Hack Like a Pro: Linux Basics for the Aspiring Hacker, Part 20 (Devices Files)
Welcome back, my aspiring hackers!
In recent tutorials, I have made reference to the name and location of the Linux devices in the file system, such as sda (first SATA or SCSI drive). Specifically, I have mentioned the way that Linux designates hard drives when making an image of a hard drive for forensic purposes.
Fundamental to understanding how to use and administer hard drives and other devices in Linux is an understanding of how Linux specifies these devices in its file system.
Very often, if we are using are hard drive in a hack or in forensics, we will need to specifically address its device file name. These device file names allow the device (e.g. hard drive) to interact with system software and kernel through system calls. These files are NOT device drivers, but rather rendezvous points that are used to communicate to the drivers. Linux maintains a device file for every device in the system in the /dev directory.
In this tutorial, we will examine how Linux names and interacts with the file system through the /dev directory and its files.
The /dev directory contains all the files that represent physical peripheral devices present on the system such as disk drives, terminals, and printers. The /dev directory is directly below the / directory. If we navigate there, we will see an entry for all of our devices.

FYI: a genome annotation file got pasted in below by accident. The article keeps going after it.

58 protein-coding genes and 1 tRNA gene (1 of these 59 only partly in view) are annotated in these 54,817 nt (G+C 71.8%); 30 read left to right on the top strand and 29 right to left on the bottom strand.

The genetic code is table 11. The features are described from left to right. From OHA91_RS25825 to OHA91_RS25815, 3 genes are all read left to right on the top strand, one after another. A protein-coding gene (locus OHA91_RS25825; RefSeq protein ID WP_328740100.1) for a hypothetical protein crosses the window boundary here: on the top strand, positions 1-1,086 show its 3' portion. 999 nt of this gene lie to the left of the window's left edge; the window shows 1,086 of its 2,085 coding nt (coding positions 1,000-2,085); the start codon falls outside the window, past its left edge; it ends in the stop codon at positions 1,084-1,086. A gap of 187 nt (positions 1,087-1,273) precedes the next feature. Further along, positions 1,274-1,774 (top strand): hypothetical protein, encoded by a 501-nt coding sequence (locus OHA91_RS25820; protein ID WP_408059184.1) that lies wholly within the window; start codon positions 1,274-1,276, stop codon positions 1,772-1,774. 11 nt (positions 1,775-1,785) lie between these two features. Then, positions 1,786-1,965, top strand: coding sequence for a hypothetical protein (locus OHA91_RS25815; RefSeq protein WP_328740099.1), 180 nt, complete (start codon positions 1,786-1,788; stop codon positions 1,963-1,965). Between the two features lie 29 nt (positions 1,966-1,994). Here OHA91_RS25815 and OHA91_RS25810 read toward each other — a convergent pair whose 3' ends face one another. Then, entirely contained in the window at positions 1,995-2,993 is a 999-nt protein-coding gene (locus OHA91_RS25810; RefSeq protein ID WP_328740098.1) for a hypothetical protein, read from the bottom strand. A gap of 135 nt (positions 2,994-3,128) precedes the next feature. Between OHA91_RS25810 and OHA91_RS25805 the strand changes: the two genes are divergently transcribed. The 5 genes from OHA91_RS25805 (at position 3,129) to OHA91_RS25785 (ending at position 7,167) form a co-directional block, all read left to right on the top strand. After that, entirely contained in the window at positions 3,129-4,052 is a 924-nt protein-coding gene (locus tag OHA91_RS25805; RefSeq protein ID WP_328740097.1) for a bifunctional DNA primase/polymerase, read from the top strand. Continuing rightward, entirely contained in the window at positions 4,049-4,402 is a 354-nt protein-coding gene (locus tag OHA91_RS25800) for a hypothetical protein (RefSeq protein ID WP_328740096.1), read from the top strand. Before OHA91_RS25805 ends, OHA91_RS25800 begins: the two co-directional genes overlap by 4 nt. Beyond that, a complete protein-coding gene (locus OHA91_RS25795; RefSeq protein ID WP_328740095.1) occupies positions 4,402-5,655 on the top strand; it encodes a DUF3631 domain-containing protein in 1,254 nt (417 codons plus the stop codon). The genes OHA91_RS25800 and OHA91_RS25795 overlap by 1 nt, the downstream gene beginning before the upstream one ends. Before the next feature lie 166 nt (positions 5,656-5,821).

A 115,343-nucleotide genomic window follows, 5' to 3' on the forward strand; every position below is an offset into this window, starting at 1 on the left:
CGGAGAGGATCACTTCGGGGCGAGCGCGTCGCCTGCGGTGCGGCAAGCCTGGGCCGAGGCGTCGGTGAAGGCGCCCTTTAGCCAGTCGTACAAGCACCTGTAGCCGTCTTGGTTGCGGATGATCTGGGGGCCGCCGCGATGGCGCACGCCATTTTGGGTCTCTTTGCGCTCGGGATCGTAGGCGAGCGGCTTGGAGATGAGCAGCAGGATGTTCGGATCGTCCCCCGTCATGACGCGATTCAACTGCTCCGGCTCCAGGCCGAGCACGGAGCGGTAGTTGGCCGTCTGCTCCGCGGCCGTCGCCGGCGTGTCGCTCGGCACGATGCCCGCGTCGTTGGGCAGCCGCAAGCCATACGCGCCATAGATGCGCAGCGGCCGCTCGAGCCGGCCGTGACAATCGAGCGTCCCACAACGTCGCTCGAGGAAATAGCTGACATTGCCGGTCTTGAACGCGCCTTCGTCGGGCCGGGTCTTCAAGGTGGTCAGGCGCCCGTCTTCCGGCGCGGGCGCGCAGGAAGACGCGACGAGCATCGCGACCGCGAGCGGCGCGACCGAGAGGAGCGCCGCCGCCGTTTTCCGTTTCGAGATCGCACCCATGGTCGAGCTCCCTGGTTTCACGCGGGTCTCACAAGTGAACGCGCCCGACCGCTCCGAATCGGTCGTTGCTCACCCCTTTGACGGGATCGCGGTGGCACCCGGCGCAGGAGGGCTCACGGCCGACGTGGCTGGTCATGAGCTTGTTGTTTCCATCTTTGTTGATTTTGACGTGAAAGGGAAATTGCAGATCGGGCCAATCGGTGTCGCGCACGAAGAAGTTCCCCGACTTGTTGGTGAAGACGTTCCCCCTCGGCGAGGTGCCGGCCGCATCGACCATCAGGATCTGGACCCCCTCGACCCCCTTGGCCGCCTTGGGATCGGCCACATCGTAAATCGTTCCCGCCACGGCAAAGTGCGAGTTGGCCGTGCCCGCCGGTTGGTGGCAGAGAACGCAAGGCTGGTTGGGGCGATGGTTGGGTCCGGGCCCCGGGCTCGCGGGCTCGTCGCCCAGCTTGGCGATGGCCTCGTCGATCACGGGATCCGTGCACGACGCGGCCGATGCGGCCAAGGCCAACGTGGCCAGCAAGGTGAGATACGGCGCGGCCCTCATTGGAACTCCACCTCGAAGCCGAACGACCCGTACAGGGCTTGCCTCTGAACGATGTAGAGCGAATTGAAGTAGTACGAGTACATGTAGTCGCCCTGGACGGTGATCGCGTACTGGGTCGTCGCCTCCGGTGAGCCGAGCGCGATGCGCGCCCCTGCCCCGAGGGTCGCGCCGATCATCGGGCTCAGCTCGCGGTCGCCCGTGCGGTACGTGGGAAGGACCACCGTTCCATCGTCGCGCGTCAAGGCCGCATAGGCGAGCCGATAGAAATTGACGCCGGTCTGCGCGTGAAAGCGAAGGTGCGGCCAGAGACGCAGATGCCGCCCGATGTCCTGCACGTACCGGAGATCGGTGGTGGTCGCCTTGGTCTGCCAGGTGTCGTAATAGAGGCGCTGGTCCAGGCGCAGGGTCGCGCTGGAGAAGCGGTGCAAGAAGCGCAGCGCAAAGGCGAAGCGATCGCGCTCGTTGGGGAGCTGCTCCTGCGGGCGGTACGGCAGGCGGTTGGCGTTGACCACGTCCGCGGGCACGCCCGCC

kali > cd /dev
kali > ls -l
Linux makes a distinction between block and character devices. Character devices are those that stream data into and out of the machine unbuffered and directly. These would include your keyboard, mouse, tape, and monitor. Because the data is unbuffered, it tends to be a slow process.
On the other hand, block devices are those that stream data into and out of the machine in buffered blocks. These include such devices as hard drives, CDs, DVDs, floppies, flash drives, etc. This data transfer tends to be much faster.
Notice in the long listing of the /dev directory that some files begin with a "c" and some with a "b". Character devices begin a with "c " and block devices begin with a "b".
You will notice in the third line of the /dev directory listing that there is directory named "block". Let's navigate there and do a long list.
kali > cd /block
kali > ls -l
Here we see a listing of all the block devices. In the first line we see sr0; that would be the first CD-ROM (Linux tends to begin counting at 0, not 1). Near the bottom, we see sda, sda1, sda2, sda5 (yours may be different), where sda1 represents the first primary partition on the SATA drive, and sda2 represents the second primary partition on the SAME drive.
Originally, hard drives were two types, IDE or SCSI. IDE (or later, E-IDE) was designed as a low cost alternative for low cost PCs. They were relatively slow and only allowed four devices per machine. In addition, they had to be configured in a master and slave configuration. Each master and slave combination had one cable and controller.
A faster, but more expensive alternative was the SCSI (Small Computer System Interface) drive. SCSI drives were (are) faster and pricier. Besides their speed advantage, they did not need a master/slave configuration, but rather were configured with a controller and a series of devices up to 15.